Who: Henning Stumpf
Where: 121.1.002 Senate
When: Friday 7th December 2018, 3pm.
In embryogenesis, vertebrate cells assemble into organized tissues. In metastatic cancer, cells spreading in the circulatory system build cell-cell contacts with the surrounding tissue to establish new tumours. At the root of these life-forming or life-threatening biological phenomena is cell adhesion, the binding of a biological cell to other cells or to the extracellular matrix. One fundamental question is naturally: What factors control or govern cell adhesion? A new realization has emerged during the past two decades that physical mechanisms, promoted by the cell membrane, play an unavoidable, yet not fully understood role. Although these physical elements, namely membrane fluctuations and ability to change shape, do not at all depend on any specific proteins, they can have a major impact on the protein-mediated adhesion, and can be viewed as mechanism that controls the binding affinity to the cell-adhesion molecules. This talk will show how one can study these mechanisms in mimetic models both experimentally and theoretically.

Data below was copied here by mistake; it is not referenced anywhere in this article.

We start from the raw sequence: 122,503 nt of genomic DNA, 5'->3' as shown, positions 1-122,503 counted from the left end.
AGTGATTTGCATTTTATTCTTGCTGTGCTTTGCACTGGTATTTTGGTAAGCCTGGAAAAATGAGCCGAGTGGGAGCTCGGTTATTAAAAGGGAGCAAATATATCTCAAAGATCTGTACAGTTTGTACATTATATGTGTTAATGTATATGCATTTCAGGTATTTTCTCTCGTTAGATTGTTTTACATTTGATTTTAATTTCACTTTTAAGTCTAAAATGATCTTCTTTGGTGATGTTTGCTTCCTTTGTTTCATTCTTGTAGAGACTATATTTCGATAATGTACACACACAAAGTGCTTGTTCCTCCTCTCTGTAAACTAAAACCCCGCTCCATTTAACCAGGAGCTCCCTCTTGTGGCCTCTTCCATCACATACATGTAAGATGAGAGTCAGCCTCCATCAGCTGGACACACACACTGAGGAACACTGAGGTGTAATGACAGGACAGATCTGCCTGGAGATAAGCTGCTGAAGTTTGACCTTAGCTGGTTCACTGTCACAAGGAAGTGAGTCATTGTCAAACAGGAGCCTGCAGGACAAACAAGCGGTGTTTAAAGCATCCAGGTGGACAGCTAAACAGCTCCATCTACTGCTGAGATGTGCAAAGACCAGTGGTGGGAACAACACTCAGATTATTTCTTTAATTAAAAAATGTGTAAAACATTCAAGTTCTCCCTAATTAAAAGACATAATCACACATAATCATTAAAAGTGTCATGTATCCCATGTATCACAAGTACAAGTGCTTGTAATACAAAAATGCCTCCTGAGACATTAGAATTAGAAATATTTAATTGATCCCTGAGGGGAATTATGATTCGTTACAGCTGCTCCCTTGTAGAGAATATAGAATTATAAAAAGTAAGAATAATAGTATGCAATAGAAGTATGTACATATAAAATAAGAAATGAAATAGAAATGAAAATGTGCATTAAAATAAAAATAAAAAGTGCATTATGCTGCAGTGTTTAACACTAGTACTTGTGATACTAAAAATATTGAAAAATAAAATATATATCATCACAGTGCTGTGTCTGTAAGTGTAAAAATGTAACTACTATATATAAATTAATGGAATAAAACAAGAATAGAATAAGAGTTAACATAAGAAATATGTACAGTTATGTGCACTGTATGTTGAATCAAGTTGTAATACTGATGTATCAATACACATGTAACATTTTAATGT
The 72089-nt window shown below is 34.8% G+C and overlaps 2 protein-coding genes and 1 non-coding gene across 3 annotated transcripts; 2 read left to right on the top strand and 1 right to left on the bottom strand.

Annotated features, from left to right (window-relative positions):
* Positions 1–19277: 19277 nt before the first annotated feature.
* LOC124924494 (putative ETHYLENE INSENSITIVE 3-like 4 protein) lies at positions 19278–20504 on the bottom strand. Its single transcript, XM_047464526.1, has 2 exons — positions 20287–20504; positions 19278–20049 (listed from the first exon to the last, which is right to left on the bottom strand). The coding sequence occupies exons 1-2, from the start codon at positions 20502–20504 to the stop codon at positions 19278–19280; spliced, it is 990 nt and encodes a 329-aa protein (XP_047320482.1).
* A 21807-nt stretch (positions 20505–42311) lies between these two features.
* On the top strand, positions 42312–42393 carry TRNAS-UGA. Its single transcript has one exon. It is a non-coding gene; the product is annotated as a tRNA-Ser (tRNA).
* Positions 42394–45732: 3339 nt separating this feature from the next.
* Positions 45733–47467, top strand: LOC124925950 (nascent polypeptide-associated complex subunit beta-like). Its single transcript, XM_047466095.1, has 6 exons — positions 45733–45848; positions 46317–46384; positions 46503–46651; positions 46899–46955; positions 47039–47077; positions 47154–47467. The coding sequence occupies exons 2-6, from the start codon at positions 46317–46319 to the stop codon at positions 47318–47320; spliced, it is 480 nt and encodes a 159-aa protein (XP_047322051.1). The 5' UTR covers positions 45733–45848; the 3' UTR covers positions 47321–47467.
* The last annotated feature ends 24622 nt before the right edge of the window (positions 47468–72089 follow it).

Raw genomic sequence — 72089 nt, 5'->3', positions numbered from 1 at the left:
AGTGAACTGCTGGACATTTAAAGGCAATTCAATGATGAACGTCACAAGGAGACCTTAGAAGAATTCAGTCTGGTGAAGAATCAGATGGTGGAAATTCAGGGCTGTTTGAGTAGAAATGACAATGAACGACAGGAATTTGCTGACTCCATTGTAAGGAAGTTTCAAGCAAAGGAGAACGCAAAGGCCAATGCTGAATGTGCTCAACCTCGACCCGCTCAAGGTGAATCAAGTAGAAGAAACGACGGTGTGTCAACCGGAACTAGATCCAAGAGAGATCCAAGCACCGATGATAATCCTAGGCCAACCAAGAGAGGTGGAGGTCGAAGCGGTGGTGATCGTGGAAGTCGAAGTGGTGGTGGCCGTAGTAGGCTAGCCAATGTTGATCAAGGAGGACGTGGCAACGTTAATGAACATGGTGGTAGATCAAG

Another seminar in the Snot to Tissue series.